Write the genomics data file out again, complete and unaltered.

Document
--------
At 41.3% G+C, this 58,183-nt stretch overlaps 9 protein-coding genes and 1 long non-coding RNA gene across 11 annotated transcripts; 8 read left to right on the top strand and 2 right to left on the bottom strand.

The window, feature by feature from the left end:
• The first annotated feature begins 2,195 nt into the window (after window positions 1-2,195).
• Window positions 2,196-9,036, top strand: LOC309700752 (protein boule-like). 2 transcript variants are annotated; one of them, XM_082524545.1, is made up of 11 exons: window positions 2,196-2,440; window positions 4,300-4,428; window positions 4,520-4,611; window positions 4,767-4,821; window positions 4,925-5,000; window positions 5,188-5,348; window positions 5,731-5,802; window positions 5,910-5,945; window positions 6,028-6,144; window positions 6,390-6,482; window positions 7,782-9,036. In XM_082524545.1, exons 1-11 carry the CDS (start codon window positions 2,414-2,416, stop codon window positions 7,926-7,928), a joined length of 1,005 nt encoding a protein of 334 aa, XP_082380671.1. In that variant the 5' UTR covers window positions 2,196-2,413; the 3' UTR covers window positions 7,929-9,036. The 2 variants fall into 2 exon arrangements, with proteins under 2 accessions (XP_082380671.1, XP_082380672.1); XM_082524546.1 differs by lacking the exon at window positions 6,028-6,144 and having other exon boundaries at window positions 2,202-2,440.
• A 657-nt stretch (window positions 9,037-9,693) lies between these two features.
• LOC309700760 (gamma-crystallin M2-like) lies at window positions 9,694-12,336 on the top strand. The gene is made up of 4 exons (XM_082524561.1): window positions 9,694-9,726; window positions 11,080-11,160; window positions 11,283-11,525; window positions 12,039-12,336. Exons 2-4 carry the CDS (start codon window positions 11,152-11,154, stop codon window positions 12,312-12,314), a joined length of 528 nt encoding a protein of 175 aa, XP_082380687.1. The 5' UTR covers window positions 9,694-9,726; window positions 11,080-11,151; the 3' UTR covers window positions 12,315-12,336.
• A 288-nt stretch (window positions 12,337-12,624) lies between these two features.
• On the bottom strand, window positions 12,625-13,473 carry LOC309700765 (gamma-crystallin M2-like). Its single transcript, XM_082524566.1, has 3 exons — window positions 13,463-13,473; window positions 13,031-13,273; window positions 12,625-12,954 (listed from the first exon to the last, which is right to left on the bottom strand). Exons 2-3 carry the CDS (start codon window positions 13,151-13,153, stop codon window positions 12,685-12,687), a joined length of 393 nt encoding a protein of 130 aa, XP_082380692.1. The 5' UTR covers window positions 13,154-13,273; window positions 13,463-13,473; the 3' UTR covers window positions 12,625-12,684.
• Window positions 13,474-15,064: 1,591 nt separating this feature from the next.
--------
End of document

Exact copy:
At 41.3% G+C, this 58,183-nt stretch overlaps 9 protein-coding genes and 1 long non-coding RNA gene across 11 annotated transcripts; 8 read left to right on the top strand and 2 right to left on the bottom strand.

The window, feature by feature from the left end:
• The first annotated feature begins 2,195 nt into the window (after window positions 1-2,195).
• Window positions 2,196-9,036, top strand: LOC309700752 (protein boule-like). 2 transcript variants are annotated; one of them, XM_082524545.1, is made up of 11 exons: window positions 2,196-2,440; window positions 4,300-4,428; window positions 4,520-4,611; window positions 4,767-4,821; window positions 4,925-5,000; window positions 5,188-5,348; window positions 5,731-5,802; window positions 5,910-5,945; window positions 6,028-6,144; window positions 6,390-6,482; window positions 7,782-9,036. In XM_082524545.1, exons 1-11 carry the CDS (start codon window positions 2,414-2,416, stop codon window positions 7,926-7,928), a joined length of 1,005 nt encoding a protein of 334 aa, XP_082380671.1. In that variant the 5' UTR covers window positions 2,196-2,413; the 3' UTR covers window positions 7,929-9,036. The 2 variants fall into 2 exon arrangements, with proteins under 2 accessions (XP_082380671.1, XP_082380672.1); XM_082524546.1 differs by lacking the exon at window positions 6,028-6,144 and having other exon boundaries at window positions 2,202-2,440.
• A 657-nt stretch (window positions 9,037-9,693) lies between these two features.
• LOC309700760 (gamma-crystallin M2-like) lies at window positions 9,694-12,336 on the top strand. The gene is made up of 4 exons (XM_082524561.1): window positions 9,694-9,726; window positions 11,080-11,160; window positions 11,283-11,525; window positions 12,039-12,336. Exons 2-4 carry the CDS (start codon window positions 11,152-11,154, stop codon window positions 12,312-12,314), a joined length of 528 nt encoding a protein of 175 aa, XP_082380687.1. The 5' UTR covers window positions 9,694-9,726; window positions 11,080-11,151; the 3' UTR covers window positions 12,315-12,336.
• A 288-nt stretch (window positions 12,337-12,624) lies between these two features.
• On the bottom strand, window positions 12,625-13,473 carry LOC309700765 (gamma-crystallin M2-like). Its single transcript, XM_082524566.1, has 3 exons — window positions 13,463-13,473; window positions 13,031-13,273; window positions 12,625-12,954 (listed from the first exon to the last, which is right to left on the bottom strand). Exons 2-3 carry the CDS (start codon window positions 13,151-13,153, stop codon window positions 12,685-12,687), a joined length of 393 nt encoding a protein of 130 aa, XP_082380692.1. The 5' UTR covers window positions 13,154-13,273; window positions 13,463-13,473; the 3' UTR covers window positions 12,625-12,684.
• Window positions 13,474-15,064: 1,591 nt separating this feature from the next.